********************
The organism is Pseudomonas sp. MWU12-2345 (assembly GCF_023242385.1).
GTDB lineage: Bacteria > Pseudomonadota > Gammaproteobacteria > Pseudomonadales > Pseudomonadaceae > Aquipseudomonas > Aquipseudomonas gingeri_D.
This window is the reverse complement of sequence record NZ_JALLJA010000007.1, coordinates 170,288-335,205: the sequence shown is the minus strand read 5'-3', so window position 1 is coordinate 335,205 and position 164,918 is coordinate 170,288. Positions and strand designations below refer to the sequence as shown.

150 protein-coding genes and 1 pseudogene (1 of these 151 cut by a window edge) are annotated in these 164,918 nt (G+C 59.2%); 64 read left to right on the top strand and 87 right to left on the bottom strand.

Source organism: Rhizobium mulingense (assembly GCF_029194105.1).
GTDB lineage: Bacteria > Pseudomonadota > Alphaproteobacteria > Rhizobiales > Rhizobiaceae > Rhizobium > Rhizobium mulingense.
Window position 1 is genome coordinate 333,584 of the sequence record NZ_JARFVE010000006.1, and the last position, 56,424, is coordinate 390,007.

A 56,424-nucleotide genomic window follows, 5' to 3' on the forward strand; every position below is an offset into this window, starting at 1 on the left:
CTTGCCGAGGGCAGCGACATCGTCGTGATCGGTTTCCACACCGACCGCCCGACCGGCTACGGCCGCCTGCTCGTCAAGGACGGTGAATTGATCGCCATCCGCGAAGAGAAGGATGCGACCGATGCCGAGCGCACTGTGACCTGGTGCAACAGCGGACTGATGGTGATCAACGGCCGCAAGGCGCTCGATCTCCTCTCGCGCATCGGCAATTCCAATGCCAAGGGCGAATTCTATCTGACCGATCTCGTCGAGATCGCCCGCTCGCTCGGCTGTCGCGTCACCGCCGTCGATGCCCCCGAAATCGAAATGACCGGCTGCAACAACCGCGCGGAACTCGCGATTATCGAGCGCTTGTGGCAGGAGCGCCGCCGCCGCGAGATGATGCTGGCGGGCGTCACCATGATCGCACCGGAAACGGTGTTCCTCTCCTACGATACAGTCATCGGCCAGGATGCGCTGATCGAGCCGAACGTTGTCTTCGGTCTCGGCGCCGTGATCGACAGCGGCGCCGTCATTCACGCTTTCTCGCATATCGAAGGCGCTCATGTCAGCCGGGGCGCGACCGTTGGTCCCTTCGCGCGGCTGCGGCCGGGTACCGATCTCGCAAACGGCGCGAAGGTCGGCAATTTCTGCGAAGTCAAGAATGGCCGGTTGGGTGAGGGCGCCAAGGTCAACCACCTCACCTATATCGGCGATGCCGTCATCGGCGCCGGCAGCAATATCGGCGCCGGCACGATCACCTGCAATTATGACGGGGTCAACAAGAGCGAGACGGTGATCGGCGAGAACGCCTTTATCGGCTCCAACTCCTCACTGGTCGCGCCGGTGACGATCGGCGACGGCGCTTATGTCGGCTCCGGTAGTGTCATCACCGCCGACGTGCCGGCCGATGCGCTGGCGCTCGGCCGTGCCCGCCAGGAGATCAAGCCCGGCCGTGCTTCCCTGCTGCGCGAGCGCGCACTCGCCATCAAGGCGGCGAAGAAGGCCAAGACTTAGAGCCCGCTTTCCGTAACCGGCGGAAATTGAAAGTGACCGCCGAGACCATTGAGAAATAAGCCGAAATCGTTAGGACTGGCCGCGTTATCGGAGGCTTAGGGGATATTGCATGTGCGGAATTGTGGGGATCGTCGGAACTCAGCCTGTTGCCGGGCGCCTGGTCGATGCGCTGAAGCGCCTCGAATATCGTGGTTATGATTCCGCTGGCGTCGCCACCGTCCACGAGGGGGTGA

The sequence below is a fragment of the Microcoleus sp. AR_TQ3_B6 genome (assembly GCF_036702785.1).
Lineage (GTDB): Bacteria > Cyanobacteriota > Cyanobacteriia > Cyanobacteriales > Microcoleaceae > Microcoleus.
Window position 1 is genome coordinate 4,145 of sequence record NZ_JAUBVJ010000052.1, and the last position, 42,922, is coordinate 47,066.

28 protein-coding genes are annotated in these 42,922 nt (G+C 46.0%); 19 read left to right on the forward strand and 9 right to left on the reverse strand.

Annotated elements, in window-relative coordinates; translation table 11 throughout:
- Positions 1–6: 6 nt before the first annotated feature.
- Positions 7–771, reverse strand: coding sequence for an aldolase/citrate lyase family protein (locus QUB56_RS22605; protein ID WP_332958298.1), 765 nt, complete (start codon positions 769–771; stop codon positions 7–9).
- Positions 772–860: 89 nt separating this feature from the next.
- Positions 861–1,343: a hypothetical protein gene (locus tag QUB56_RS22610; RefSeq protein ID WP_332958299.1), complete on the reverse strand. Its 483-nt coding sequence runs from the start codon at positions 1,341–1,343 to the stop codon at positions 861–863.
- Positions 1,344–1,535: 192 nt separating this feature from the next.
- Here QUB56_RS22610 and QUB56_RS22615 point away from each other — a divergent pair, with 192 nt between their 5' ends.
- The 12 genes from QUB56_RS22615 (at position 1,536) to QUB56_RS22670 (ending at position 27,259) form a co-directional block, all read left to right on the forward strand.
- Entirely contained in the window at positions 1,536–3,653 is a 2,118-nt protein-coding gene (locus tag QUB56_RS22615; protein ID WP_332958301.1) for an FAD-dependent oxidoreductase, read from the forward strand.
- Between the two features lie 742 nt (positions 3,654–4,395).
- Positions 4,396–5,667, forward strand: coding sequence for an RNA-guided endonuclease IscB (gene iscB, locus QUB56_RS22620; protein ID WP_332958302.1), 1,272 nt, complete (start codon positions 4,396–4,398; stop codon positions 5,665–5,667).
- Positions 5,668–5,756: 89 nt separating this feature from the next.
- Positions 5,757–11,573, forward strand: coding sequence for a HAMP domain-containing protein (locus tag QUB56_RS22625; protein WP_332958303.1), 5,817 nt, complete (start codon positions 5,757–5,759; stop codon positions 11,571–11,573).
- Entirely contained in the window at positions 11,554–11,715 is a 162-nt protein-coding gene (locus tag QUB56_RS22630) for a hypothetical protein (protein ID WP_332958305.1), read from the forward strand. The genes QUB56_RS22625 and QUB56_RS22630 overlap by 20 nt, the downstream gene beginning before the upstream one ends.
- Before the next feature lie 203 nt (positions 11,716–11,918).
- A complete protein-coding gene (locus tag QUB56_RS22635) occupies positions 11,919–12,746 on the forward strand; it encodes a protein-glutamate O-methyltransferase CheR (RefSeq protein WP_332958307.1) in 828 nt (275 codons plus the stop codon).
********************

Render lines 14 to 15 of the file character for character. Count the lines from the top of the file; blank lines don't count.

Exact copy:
Annotated elements, in window-relative coordinates; translation table 11 throughout:
- Positions 1–6: 6 nt before the first annotated feature.